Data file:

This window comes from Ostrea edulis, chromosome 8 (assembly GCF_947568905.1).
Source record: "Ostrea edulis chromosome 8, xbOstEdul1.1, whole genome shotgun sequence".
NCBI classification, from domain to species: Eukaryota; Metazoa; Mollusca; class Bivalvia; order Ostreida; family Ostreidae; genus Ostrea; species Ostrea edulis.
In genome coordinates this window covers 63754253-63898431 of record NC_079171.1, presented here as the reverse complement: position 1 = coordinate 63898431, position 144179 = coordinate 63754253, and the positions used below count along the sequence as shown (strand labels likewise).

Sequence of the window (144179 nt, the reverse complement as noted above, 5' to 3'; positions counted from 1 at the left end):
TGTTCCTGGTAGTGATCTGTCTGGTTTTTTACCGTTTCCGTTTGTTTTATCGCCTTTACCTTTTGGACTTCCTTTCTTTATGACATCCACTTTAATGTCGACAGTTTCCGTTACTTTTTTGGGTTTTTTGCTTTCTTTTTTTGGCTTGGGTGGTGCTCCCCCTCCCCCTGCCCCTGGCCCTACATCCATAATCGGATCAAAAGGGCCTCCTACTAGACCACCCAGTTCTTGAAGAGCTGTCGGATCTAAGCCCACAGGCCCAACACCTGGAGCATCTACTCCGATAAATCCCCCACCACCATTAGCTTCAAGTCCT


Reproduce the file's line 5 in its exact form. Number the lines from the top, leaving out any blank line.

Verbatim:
Sequence of the window (144179 nt, the reverse complement as noted above, 5' to 3'; positions counted from 1 at the left end):